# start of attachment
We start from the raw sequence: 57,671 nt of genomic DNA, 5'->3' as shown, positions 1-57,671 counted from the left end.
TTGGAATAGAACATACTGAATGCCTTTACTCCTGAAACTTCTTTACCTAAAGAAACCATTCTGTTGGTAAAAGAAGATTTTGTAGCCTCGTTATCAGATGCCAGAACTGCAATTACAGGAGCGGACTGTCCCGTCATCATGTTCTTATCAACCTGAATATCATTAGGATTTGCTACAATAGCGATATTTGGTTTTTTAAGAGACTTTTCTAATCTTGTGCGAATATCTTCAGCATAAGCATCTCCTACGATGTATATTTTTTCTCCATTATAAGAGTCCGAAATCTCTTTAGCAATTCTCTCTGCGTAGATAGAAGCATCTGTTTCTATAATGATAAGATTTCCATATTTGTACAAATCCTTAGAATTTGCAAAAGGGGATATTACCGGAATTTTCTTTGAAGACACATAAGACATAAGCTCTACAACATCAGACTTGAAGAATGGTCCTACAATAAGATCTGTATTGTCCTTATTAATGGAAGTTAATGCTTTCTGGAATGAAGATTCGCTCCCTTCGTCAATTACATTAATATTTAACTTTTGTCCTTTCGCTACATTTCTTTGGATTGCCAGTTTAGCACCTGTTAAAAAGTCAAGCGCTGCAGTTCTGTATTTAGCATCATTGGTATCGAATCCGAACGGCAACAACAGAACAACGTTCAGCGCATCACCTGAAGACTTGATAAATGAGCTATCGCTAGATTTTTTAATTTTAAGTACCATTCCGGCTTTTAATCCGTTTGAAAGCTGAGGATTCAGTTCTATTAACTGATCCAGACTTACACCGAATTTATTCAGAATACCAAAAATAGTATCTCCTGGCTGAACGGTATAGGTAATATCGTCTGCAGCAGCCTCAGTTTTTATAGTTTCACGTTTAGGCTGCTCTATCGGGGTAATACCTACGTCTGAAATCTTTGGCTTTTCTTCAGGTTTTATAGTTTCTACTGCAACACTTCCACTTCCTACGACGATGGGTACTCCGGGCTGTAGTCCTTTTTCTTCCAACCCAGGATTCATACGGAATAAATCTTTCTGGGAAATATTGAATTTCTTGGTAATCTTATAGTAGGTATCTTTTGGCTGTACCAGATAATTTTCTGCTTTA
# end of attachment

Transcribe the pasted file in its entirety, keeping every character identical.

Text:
We start from the raw sequence: 57,671 nt of genomic DNA, 5'->3' as shown, positions 1-57,671 counted from the left end.
TTGGAATAGAACATACTGAATGCCTTTACTCCTGAAACTTCTTTACCTAAAGAAACCATTCTGTTGGTAAAAGAAGATTTTGTAGCCTCGTTATCAGATGCCAGAACTGCAATTACAGGAGCGGACTGTCCCGTCATCATGTTCTTATCAACCTGAATATCATTAGGATTTGCTACAATAGCGATATTTGGTTTTTTAAGAGACTTTTCTAATCTTGTGCGAATATCTTCAGCATAAGCATCTCCTACGATGTATATTTTTTCTCCATTATAAGAGTCCGAAATCTCTTTAGCAATTCTCTCTGCGTAGATAGAAGCATCTGTTTCTATAATGATAAGATTTCCATATTTGTACAAATCCTTAGAATTTGCAAAAGGGGATATTACCGGAATTTTCTTTGAAGACACATAAGACATAAGCTCTACAACATCAGACTTGAAGAATGGTCCTACAATAAGATCTGTATTGTCCTTATTAATGGAAGTTAATGCTTTCTGGAATGAAGATTCGCTCCCTTCGTCAATTACATTAATATTTAACTTTTGTCCTTTCGCTACATTTCTTTGGATTGCCAGTTTAGCACCTGTTAAAAAGTCAAGCGCTGCAGTTCTGTATTTAGCATCATTGGTATCGAATCCGAACGGCAACAACAGAACAACGTTCAGCGCATCACCTGAAGACTTGATAAATGAGCTATCGCTAGATTTTTTAATTTTAAGTACCATTCCGGCTTTTAATCCGTTTGAAAGCTGAGGATTCAGTTCTATTAACTGATCCAGACTTACACCGAATTTATTCAGAATACCAAAAATAGTATCTCCTGGCTGAACGGTATAGGTAATATCGTCTGCAGCAGCCTCAGTTTTTATAGTTTCACGTTTAGGCTGCTCTATCGGGGTAATACCTACGTCTGAAATCTTTGGCTTTTCTTCAGGTTTTATAGTTTCTACTGCAACACTTCCACTTCCTACGACGATGGGTACTCCGGGCTGTAGTCCTTTTTCTTCCAACCCAGGATTCATACGGAATAAATCTTTCTGGGAAATATTGAATTTCTTGGTAATCTTATAGTAGGTATCTTTTGGCTGTACCAGATAATTTTCTGCTTTA